Trump’s tax plan not justification for divorce

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Tax Cuts and Jobs Act: President Donald Trump's tax plan might remove a tax deduction for alimony payments, but it's hardly an argument for divorce.
Tax Cuts and Jobs Act: President Donald Trump’s tax plan might remove a tax deduction for alimony payments, but it’s hardly an argument for divorce.

As a devout Christian man, one who believes highly in the sanctity of marriage, I have little tolerance for the dissolution of marriage for any grounds outside infidelity, abuse, or acrimonious religious discrepancy.

Thus, after reading an article on Politico about how lawyers are counseling couples — those who are considering a divorce — to call it quits this year for advantageous financial reasons, it strikes a nerve.

Apparently, under President Donald Trump’s new tax plan — the Tax Cuts and Jobs Act — there is a decades-old tax deduction for alimony payments that will go away in 2019, which in effect would make divorces more costly.

I have a simple solution for this: don’t be so quick to abandon ship due to “irreconcilable differences.”

Every marriage experiences problems, and it’s none of my business to tell married couples how to handle those issues on an emotional level. But I do believe in my heart that God doesn’t want spouses to walk away from one another simply because the adversity is uncomfortable.

Marriage is a covenant

Marriage is a covenant. It’s a bond between two individuals who exchange vows. Vows are not some lighthearted way of saying, “I really like this person and I think we’re good together.”

No, it’s something much stronger than that. Modern culture has made a mockery of the word “vow.” It’s trivialized it into some kind of cutesy commercialization depicted in movies as something someone says rather than something someone does — or prepares to do for the rest of one’s life, til death do they part.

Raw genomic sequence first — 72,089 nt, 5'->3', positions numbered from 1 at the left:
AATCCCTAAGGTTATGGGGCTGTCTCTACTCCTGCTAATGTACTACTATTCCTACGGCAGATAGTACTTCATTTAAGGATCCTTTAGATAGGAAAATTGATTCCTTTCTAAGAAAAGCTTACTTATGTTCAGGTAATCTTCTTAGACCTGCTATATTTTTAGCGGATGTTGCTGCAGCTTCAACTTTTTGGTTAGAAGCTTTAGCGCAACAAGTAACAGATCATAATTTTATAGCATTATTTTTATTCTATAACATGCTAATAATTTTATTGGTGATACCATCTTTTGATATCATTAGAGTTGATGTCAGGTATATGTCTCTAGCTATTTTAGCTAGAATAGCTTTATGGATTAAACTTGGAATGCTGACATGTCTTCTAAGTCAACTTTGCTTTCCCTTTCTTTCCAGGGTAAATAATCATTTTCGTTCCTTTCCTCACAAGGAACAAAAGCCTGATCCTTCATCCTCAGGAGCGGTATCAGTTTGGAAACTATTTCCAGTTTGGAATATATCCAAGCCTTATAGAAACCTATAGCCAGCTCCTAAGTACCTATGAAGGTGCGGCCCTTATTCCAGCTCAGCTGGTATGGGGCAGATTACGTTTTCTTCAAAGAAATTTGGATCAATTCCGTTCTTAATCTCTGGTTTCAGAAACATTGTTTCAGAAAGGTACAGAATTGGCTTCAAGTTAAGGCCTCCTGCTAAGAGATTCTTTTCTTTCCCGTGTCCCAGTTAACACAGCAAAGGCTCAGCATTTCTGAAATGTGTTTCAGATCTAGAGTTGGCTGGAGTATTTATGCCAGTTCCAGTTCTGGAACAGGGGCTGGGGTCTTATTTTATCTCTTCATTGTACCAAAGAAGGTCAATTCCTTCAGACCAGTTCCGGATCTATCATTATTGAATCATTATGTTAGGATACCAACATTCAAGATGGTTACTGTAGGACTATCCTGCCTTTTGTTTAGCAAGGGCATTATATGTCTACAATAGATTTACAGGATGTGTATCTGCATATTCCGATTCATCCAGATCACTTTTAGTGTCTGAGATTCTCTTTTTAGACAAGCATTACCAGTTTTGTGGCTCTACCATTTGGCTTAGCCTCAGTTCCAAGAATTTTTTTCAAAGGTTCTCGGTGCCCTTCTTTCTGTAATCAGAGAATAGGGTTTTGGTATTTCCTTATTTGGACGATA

In the old days, a vow meant something that was of the utmost importance to you, upon which you’d stake your name and reputation, that which you’d fight to fulfill at all costs.

As a Christian, one who acknowledges that God made man in his image (Genesis 1:27), I know how important it is to pay attention to God’s teachings and to be the kind of man he intended me to be. Thus, when God makes vows — or “covenants” — with his people, he does not break them. The Bible is clear about that and it is something to take seriously.

Republicans do care about family values

In the Politico piece, the opening sentence reads: “Republicans may pride themselves on upholding family values, but their new tax law could soon lead to a surge in married couples calling it quits.”

That’s silly, displaced fault, and it’s a lazy narrative.

It is true that Republicans, many of whom are Christians — although non-Christians can place importance on family values as well — do, indeed, uphold family values. And to blame a tax law for leading to a surge in divorce is a dangerous and careless accusation.

It is not the fault of lawmakers for any couple filing for divorce. It is the couples’ fault. This is a blatant example of Americans blaming others for the consequences of their own decisions. It is an egregious error in judgment to assume anybody outside of a marriage is directly responsible for the breakdown of the marriage itself. To assume that kind of causality is to admit a lack of accountability and ownership from the spouses in the marriage.

Let no man separate what God has joined together

When God created Eve for Adam (Genesis 2:22), the Bible says that man “is united to his wife, and they become one flesh.” (Genesis 2:24) Later, Jesus would say to the Pharisees, regarding the topic of divorce:

“But at the beginning of creation God ‘made them male and female. For this reason a man will leave his father and mother and be united to his wife, and the two will become one flesh.’ So they are no longer two, but one flesh. Therefore what God has joined together, let no one separate.” (Mark 10:6-9)

The Bible is very clear about the importance and sanctity of marriage. It is not to be taken lightly, but that’s exactly what many in our culture do. It has become too easy for Americans to attain a divorce, thus there has been little incentive for those contemplating a split to put in extra work or to live sacrificially in order to make their marriages work. Therefore, I have little empathy for those who are concerned that the Tax Cuts and Jobs Act will wipe away the alimony deduction and possibly cause a more expensive divorce.

In my opinion, this premise — forging a causality between the tax plan and a potential surge in divorces — is just another desperate attempt to discredit the good work that President Trump has been doing for America.

About Ryan Glab

A lifelong Christian, a dedicated husband and father, an advocate for the Constitution and conservative values, a staunch defender of law and order, and a believer in common sense, practical approaches to life’s issues.